It's been over two decades since I lived in Southern California and now, incredibly enough, I often take the air in the Bay Area for granted. Namely the fact that I can't see it. Growing up in Pasadena in the 1950s and 60s, we could see the air we breathed.
As a kid I was too busy playing out on the streets in upper Hastings Ranch, a housing track tucked under the mountains, to be concerned about it. But, at 12 -- the age when most kids start to notice the things that aren't quite right -- I realized that my lungs hurt, my eyes watered and gym class was cancelled when there were first-stage smog alerts.
"You can see the mountains today," was an oft-heard phrase said in grateful amazement. The person was referring not to distant mountains, but to the San Gabriel Mountains, which were so close you could easily hike up to them. Not that you would want to, because most days the smog was so thick that it enveloped them. But on rare days, the mountains were actually visible.
When I was on my high school newspaper, I got to interview AJ Haagen-Smit, a Cal Tech professor who figured out the chemicals in smog that were making my eyes hurt and propelled a movement to regulate car emissions. Today he is considered the father of air pollution control, and definitely one of my heroes.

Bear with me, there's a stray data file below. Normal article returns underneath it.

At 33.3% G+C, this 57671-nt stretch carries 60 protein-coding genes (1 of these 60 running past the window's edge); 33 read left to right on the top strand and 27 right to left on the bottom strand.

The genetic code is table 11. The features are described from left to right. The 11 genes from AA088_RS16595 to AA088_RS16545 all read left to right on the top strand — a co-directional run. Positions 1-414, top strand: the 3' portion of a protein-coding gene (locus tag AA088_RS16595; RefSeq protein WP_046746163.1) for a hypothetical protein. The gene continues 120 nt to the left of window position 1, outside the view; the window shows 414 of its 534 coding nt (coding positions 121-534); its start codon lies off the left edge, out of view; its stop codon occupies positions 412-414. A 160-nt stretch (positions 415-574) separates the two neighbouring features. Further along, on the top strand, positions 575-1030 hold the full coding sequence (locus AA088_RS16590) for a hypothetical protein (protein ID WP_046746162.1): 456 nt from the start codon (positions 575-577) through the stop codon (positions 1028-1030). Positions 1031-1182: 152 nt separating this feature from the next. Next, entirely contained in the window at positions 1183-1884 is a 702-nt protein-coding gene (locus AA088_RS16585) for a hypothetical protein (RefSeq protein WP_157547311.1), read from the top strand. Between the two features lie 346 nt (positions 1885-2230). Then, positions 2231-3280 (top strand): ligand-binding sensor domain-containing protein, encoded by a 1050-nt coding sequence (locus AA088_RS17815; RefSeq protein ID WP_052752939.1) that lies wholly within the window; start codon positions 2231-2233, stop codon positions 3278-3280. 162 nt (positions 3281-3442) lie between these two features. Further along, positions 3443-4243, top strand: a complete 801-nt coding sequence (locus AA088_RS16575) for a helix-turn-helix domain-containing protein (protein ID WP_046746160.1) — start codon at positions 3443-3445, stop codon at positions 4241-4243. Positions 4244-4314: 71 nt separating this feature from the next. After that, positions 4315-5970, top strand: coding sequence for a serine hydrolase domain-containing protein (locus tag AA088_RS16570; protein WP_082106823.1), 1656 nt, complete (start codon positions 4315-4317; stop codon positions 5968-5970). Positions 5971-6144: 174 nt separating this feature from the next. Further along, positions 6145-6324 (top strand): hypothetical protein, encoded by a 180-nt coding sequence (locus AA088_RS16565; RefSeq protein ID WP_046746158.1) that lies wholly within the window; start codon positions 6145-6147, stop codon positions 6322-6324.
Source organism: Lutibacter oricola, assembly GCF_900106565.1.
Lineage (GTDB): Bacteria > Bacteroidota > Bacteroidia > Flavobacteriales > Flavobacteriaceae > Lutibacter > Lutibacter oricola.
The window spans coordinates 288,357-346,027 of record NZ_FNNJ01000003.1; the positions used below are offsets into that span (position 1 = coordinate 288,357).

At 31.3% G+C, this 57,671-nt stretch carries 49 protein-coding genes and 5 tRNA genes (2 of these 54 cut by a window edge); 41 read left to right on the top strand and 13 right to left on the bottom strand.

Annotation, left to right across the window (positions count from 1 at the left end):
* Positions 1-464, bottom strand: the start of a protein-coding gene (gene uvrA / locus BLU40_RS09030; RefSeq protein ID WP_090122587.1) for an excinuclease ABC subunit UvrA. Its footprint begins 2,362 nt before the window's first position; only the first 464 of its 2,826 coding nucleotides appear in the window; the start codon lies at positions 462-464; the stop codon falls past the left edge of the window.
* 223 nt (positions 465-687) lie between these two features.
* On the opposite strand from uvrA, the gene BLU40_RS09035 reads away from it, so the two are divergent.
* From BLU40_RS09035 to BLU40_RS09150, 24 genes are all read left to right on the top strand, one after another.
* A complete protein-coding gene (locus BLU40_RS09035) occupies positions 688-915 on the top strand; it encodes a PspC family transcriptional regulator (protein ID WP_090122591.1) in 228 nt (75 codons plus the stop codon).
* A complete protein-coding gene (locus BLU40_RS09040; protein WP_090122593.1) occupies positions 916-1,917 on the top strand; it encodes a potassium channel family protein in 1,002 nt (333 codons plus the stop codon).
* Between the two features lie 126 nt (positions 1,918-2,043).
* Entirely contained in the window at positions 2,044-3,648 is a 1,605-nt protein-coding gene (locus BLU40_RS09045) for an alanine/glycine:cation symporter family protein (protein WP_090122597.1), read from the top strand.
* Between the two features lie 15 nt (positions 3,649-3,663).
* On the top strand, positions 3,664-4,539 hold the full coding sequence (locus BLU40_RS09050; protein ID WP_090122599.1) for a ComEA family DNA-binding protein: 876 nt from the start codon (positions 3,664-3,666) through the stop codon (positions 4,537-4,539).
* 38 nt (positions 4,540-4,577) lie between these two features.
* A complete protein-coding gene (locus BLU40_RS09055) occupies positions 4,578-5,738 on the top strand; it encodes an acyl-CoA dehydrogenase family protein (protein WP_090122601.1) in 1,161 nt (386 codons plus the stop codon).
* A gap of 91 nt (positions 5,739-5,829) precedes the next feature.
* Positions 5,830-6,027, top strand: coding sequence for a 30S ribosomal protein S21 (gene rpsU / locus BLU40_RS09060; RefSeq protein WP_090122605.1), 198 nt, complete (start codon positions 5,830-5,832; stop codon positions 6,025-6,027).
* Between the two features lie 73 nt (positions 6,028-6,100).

But back then smog was such a part of my life that it is hard to believe that I rarely say the word now. I don't wake up every morning and comment on how bad the smog is or how you can actually see the mountains or even Catalina Island. Because on clear days when there wasn't smog blanketing the Los Angeles Basin, we could see Catalina from my parents' living room. That was the true allure of Los Angeles -- when it was clear, it was fantastic -- and I think that was mostly because it was such a surprise to see it.